Every Christmas and Easter, one of my duties as State Leader for Tasmanian Baptists is to write a short reflection for the Mercury Newspaper.
“It’s okay to believe”
Despite living in one of the most beautiful and affluent places on planet Earth, too many Tasmanian young people are doing life tough. The latest Mission Australia’s Youth Mental Health Report notes the “significant increase” in the proportion of youth meeting the criteria for probable serious mental illness. Disturbingly, suicide is the “leading cause of death” for young people aged 15-24 years.
Something is wrong! Life is not working. We need to ask why.
While less than half of Tasmanians call themselves Christian, most of our values come from Christian foundations. To love everyone, even enemies; to respect every person; to acknowledge all are equal before the law; and to require all people and organisations to show compassion; are values coming from Jesus’ teaching.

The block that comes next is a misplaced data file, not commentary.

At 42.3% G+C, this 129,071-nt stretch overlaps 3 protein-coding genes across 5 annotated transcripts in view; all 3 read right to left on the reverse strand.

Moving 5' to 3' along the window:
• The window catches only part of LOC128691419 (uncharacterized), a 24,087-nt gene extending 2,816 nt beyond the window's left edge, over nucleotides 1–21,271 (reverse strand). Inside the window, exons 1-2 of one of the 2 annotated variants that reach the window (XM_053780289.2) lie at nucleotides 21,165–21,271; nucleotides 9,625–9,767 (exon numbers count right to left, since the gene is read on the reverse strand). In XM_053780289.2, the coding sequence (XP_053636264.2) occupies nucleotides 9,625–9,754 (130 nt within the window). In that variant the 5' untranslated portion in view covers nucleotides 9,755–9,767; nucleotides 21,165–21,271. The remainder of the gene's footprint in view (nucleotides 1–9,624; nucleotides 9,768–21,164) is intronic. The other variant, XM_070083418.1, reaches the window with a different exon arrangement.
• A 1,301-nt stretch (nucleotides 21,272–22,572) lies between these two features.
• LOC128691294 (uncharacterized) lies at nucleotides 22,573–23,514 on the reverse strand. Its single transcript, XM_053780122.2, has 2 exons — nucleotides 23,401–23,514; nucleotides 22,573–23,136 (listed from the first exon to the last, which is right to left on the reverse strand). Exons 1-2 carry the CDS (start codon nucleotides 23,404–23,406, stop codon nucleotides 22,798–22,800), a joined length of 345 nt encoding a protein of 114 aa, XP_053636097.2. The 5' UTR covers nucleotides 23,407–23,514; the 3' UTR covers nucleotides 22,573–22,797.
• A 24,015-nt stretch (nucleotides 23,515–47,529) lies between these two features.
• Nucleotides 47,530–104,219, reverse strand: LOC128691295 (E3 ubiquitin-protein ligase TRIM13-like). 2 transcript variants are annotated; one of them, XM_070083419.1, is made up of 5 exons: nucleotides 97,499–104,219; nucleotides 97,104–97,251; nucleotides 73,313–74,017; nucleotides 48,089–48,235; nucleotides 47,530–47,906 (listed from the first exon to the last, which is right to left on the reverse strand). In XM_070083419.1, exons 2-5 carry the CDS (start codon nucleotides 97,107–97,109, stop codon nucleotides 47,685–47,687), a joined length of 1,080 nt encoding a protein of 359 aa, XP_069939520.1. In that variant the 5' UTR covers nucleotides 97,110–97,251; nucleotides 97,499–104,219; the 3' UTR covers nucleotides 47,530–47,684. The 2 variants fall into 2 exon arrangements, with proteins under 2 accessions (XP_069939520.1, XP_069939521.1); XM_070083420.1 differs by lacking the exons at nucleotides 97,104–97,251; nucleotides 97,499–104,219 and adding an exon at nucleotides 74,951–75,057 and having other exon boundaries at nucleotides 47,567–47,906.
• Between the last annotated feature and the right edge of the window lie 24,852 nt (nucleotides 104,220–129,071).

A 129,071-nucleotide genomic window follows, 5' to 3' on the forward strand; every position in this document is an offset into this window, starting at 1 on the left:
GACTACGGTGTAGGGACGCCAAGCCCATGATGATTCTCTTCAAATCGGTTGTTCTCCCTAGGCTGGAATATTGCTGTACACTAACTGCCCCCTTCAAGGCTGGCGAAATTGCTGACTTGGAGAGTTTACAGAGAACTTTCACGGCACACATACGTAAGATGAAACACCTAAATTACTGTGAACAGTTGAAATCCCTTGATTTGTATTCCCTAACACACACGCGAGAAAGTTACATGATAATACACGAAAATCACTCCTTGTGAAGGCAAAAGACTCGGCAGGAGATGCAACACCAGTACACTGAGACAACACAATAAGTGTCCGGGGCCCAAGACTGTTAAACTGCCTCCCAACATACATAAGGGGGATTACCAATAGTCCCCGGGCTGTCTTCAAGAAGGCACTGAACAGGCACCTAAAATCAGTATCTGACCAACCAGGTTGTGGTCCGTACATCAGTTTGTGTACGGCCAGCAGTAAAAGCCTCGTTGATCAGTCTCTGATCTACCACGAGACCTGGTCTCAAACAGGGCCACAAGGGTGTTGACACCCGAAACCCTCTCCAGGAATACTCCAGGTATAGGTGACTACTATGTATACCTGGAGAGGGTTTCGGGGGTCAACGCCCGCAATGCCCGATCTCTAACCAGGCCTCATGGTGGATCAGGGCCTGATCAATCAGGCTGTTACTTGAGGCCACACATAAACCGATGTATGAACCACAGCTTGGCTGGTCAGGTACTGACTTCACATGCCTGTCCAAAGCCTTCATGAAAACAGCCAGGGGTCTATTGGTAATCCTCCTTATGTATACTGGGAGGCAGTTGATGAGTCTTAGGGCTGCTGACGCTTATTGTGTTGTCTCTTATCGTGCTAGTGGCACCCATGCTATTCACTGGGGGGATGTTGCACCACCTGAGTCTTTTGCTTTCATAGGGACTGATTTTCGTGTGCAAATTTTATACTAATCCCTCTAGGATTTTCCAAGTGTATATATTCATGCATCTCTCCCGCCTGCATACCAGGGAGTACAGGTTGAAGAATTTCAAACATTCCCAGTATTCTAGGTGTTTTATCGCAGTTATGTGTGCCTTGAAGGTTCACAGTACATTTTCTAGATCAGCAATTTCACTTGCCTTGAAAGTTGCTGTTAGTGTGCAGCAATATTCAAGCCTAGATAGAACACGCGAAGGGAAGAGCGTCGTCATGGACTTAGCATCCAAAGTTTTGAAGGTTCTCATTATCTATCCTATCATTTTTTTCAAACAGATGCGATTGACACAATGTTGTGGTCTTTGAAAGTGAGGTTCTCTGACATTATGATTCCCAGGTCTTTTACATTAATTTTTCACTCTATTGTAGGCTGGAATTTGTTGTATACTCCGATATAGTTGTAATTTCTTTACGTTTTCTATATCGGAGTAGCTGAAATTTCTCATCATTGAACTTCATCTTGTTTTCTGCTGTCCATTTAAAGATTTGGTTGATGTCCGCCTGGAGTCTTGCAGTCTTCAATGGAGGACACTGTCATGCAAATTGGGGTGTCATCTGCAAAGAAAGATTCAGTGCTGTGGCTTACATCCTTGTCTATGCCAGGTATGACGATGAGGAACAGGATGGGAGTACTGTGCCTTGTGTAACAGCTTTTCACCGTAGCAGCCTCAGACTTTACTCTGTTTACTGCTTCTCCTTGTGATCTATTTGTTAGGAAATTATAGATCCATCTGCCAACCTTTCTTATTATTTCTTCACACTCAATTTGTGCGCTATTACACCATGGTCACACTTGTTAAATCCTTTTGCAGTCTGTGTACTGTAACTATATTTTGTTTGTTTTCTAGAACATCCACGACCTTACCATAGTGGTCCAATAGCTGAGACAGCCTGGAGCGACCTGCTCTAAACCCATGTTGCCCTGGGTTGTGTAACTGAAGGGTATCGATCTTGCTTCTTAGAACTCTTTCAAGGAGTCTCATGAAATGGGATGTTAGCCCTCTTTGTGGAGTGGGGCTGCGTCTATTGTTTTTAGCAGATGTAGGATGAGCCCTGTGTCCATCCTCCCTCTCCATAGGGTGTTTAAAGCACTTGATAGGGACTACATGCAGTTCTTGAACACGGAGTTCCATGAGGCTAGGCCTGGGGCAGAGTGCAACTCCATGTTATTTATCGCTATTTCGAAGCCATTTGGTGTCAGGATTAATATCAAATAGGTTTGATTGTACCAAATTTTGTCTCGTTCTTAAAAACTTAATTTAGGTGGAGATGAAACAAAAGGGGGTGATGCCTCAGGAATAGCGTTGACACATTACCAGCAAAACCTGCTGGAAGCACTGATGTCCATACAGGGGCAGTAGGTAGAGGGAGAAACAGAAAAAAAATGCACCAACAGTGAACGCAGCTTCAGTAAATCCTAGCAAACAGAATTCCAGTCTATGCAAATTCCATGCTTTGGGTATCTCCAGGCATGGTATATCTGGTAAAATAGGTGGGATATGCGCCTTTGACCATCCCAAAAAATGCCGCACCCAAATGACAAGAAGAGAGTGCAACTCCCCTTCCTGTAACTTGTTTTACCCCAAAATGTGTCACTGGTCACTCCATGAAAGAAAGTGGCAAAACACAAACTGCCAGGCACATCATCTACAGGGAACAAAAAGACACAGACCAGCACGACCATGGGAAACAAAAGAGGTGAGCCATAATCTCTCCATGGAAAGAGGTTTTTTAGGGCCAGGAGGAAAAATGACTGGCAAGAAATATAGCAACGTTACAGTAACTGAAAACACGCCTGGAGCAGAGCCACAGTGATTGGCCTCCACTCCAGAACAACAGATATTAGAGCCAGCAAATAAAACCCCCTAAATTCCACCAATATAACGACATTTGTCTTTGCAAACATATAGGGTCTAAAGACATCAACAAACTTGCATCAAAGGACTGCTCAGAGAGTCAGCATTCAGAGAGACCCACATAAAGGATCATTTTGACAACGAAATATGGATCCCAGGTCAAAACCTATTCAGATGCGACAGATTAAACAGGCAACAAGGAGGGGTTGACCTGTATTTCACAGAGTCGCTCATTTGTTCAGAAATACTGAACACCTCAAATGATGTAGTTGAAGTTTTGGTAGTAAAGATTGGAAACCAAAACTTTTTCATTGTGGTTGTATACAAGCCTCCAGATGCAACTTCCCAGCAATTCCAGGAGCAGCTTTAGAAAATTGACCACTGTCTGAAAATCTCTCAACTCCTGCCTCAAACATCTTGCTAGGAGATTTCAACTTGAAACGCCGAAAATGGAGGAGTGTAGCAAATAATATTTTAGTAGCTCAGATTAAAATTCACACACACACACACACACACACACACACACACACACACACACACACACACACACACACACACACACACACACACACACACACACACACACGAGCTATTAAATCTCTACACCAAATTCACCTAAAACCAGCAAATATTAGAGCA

We want these values but rejecting their source, we are left striving for them by ourselves. We so often fail, and our dreams become hollow ambitions bereft of meaning or hope. It leaves our young people in the wasteland between aspiration and reality. And the statistics show it.
Rachael (not her real name) attends a mid-week gathering of college and university students associated with our church. Over a meal filled with laughter and chatter, they share the struggles and delights of life. It is a place of belonging and acceptance. Some are church-goers, many, like Rachael, are not. However, after a year or so, Rachael came to an epiphany of hope: “it’s okay to believe.” Quite a counter-cultural thing to do.
Easter points to a profound truth – real life doesn’t come through high aspirations and ideals, but through the paradox of death. Not the poor counterfeit of suicide some are driven to, but a dying to pride, ego and selfishness. For Rachael, it was dying to the assumption that belief somehow is unintellectual, inhuman and immoral. In dying to that, she found life rather than losing it. That’s the mystery of the resurrection, and it is what our young people need.